to Virginia Delegates in Congress
MS (NA: PCC, No. 41, IV, 153).
[ca. 3 January 1781]1
The Honourable Gentlemen Delegates from the Common Wealth of Virginia.
Your Most Humble Memorialist Shew that he in August last year, Acquainted the Honourable Congress, and Delegates from Virginia2 his Circumstances and Condition in Health as in Wanting every Thing Nessesary, and beg’d to be help whit a part for which he have Ventered his life Spend in your Service his Fortune, lost his Health, Cripled and unfit to Earn any thing, but by Colonel Muhlenberg3 a Member of Congress Received a Answer Un exspected, that the Resolve was I Should wait the[re] was no money; Pray I beg you to Consider if a Major can Seport him Self with One Shilling a day for Three Ration and Sixty Two and a half Dollar in Gold or Silver According to promiss a month if that is not enough to make any officer Run in Debt I leve to your own Genereose Consideration; for to Seport me Self I must Sell one thing after a other to I am most Ruind and Nou But Waiting 6 or 7 Months before one Shilling a day Can be paid, is that Just, Right, or Generouse, I will leve it to God and the world. Shall I as I exspect go to Goal for my own Money and Suffer Missery in my Weekniss of Body, the Almighty God I hope will Soon Relieve me, but my Complain Shall Appear for his Throne Against Unjustice done me on Earth. Pardon my free writing Gentlemen for Dead is a Nothing to Compare Against that Miserable life I must leve in, all for my True and Faithfull Service pass Five years. One Hundred Pound hard money or the Exchance is all what I at present time Want[,] pass Sixty Thousand dollars is due me, if Such Sum of 100 Pound may be Granted as a avance or part of my due, that I may Cleare my Self as a Honest man for the world I shall be Extremly Glad and Thankfull. if not I beg a Answer to or from, that I may give me Self up to my Creditors, and Acquaint the world of my Suffering.
I Remain with the Greatest Regard Honourable Gentlemen
Your Most obedient and most Humb. Serv.
Majr. in the Virginia Artillary Continental Armee.4
1. The petition is undated, but it was presented to Congress on this day. Probably, as the next note suggests, Christian Holmer was in Philadelphia and penned his plea very shortly before it was laid before Congress. Even though the Treasury office believed Holmer deserving of relief, it seems not to have been extended by Congress at this time (NA: PCC, No. 136, V, 9; Journals of the Continental Congress, XIX, 15, 34–35).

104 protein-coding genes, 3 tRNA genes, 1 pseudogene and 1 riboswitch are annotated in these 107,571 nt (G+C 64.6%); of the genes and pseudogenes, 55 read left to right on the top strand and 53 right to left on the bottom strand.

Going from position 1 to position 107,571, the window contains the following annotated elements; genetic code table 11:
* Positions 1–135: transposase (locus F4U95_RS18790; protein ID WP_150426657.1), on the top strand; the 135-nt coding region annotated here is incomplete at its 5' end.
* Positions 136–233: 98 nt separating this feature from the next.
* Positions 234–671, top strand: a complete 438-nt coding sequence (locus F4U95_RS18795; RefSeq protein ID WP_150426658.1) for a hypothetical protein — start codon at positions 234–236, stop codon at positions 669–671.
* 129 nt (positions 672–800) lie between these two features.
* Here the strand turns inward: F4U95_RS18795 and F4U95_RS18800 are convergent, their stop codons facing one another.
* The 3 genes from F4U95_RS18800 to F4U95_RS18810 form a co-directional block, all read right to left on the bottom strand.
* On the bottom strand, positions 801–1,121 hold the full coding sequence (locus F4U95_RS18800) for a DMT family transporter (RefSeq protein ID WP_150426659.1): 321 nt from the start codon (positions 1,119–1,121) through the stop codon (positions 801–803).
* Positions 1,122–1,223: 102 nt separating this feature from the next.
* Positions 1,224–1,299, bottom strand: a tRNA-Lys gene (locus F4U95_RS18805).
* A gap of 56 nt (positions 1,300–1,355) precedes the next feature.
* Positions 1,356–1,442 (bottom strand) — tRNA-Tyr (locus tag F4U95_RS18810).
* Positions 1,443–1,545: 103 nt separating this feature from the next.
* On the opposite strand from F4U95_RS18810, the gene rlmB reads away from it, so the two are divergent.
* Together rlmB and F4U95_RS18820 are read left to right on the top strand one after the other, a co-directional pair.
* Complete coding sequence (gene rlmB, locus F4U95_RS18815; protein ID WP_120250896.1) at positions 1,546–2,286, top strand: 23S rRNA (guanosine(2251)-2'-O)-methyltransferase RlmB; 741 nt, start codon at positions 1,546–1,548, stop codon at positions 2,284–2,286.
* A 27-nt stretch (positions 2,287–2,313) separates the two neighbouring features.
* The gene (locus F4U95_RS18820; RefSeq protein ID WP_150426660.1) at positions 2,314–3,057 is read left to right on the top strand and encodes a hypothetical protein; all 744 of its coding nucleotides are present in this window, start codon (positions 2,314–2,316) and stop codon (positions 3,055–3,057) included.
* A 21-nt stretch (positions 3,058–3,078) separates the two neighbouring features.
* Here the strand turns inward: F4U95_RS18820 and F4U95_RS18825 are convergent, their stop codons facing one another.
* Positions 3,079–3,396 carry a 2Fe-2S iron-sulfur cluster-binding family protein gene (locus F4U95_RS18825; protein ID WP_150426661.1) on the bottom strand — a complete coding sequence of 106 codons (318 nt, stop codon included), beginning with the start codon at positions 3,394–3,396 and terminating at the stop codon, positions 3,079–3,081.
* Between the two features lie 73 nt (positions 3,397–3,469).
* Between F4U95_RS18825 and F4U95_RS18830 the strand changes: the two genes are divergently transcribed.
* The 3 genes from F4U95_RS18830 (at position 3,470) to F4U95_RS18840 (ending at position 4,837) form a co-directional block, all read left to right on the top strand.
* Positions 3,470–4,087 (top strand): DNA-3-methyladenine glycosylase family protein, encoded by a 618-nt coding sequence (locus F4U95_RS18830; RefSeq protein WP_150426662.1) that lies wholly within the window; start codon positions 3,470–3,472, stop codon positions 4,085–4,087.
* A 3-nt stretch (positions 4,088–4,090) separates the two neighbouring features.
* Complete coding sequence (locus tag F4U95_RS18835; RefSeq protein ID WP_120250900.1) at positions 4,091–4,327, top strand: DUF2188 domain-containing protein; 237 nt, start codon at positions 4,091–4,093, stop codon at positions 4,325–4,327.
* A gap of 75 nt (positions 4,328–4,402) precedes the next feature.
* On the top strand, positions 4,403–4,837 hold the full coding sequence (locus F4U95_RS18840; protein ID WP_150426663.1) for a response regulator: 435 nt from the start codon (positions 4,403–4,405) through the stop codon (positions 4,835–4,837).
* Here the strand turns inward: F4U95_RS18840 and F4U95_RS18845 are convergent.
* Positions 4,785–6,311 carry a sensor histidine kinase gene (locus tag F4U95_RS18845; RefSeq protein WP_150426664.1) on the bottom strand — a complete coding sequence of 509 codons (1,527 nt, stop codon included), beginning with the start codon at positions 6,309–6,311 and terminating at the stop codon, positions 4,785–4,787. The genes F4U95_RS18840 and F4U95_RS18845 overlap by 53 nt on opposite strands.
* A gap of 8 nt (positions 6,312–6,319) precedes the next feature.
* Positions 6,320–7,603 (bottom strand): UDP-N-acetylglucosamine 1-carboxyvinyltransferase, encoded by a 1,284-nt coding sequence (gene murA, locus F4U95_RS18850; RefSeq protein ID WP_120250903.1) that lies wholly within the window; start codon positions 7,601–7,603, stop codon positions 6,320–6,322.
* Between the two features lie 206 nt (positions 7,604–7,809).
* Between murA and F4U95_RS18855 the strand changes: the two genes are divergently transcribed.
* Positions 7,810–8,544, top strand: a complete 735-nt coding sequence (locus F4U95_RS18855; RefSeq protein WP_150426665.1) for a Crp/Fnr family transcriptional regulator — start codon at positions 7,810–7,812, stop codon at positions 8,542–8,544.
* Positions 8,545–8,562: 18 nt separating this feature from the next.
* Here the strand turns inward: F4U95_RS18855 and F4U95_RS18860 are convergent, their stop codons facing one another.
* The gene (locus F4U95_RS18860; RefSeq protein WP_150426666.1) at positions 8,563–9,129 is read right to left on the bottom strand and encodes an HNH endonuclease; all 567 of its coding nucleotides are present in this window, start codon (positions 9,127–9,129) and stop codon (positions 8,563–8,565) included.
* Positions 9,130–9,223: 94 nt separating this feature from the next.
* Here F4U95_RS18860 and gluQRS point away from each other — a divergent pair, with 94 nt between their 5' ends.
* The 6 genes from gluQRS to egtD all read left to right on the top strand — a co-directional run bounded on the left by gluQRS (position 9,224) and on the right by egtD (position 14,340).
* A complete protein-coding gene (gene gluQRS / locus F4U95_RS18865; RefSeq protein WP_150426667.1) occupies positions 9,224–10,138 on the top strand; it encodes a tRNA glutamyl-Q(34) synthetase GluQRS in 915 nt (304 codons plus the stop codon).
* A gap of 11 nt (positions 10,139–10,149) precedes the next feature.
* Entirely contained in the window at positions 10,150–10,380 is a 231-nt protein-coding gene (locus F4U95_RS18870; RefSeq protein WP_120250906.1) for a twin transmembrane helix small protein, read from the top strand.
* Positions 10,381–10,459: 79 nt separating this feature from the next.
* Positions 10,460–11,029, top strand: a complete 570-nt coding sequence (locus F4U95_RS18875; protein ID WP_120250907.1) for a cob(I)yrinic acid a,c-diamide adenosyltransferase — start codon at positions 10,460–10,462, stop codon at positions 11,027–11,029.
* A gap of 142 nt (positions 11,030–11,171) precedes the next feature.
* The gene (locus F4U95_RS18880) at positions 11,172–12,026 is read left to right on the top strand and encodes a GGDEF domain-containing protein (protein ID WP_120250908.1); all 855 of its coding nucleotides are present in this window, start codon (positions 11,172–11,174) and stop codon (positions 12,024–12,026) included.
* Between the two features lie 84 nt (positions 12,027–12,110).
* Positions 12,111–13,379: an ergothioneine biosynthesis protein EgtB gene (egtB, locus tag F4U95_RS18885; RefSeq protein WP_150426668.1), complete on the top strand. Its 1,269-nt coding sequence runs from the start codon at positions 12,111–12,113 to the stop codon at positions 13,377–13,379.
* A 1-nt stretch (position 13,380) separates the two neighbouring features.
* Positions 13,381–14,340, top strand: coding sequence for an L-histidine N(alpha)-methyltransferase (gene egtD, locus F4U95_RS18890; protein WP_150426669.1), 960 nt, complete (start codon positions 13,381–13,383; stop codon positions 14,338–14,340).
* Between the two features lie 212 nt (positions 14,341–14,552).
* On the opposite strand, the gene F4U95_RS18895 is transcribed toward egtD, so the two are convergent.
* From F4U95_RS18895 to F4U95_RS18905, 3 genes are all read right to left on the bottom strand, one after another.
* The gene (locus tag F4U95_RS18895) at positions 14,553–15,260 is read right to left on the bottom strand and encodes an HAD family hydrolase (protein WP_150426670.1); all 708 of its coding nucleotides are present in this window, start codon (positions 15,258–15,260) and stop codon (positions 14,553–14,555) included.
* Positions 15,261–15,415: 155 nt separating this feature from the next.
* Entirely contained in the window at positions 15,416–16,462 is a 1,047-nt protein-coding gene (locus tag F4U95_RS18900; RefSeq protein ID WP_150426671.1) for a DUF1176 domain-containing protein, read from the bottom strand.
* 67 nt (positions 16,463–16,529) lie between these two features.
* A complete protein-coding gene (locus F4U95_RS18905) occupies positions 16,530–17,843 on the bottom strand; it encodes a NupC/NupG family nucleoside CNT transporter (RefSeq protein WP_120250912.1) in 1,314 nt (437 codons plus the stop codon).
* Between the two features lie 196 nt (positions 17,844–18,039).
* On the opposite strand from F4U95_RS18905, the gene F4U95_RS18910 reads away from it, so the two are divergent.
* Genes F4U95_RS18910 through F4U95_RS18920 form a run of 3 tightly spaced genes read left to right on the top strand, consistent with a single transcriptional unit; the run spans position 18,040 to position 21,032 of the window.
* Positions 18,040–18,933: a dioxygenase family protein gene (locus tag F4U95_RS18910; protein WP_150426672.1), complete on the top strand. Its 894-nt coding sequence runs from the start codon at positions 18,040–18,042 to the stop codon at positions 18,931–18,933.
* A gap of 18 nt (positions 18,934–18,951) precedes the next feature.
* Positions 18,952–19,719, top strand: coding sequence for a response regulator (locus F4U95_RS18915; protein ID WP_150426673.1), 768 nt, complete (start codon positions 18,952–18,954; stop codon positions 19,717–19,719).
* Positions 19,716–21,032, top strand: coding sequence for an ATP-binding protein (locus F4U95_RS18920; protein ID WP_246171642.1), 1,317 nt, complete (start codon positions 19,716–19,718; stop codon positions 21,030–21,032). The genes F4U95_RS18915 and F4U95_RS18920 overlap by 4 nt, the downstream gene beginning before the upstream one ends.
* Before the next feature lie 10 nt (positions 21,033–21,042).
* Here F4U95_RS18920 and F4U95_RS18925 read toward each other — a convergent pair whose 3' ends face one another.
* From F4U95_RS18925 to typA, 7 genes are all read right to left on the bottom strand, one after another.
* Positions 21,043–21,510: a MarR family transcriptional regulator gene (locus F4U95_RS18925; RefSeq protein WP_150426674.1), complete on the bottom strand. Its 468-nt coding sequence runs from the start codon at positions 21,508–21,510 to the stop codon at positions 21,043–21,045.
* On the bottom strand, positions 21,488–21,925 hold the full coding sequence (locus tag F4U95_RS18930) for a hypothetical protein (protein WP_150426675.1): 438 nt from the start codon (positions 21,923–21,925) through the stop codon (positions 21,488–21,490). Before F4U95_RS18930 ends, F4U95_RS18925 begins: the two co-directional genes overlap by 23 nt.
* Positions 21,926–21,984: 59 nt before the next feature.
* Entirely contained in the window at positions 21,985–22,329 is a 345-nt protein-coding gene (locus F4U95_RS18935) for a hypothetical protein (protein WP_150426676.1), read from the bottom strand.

2. This memorial, addressed to Congress rather than to the delegates of Virginia, was dated 22 August 1780 and read to Congress on that day. Holmer was then in Philadelphia, as he would also be on 13 March 1781, when his third petition to Congress for back pay from August 1780 was finally granted (ibid., XVII, 755; XIX, 254; NA: PCC, No. 41, IV, 135; No. 42, III, 401).
3. Frederick Augustus Conrad Muhlenberg (1750–1801), a member of the Continental Congress from Pennsylvania. He would be the first speaker of the House of Representatives and serve in that body from 1789 to 1797.
4. On 30 November 1776 Congress elected Holmer to be the major of Colonel Charles Harrison’s artillery battalion, ordered to be raised in Virginia (Journals of the Continental Congress, VI, 195). About three years later, although he was the oldest officer of his rank in the 1st Artillery Regiment of that state, he was denied promotion because, as Washington wrote, his “qualifications as an officer [are] far below mediocrity” (Fitzpatrick, Writings of Washington description begins John C. Fitzpatrick, ed., The Writings of George Washington, from the Original Sources, 1745–1799 (39 vols.; Washington, D.C., 1931–44). description ends , XV, 96). Judging from his memorial of 22 August 1780, Holmer had suffered other misfortunes, including losing his horses, partial blindness resulting from illness, lameness sufficient to unfit him for further active duty, creditors threatening to imprison him for debt, and no money with which to satisfy them and to pay his way back to Virginia. “I am undone,” he declared, “and in my Old Age must suffer Misery for Fightin for America Liberty” (NA: PCC, No. 41, IV, 135). By the summer of 1781, he was in Richmond, asking the state government for money because he was obliged “to sell one thing after a other to maintain me with.” “Old Holmer,” as Colonel Christian Febiger then called him, seems to have been granted a half year’s pay. Without avail, he sought help from Washington on 13 December 1782, and died about six months later (Calendar of Virginia State Papers, II, 211, 322; III, 498; Fitzpatrick, Writings of Washington description begins John C. Fitzpatrick, ed., The Writings of George Washington, from the Original Sources, 1745–1799 (39 vols.; Washington, D.C., 1931–44). description ends , XXVI, 8 and n. 13).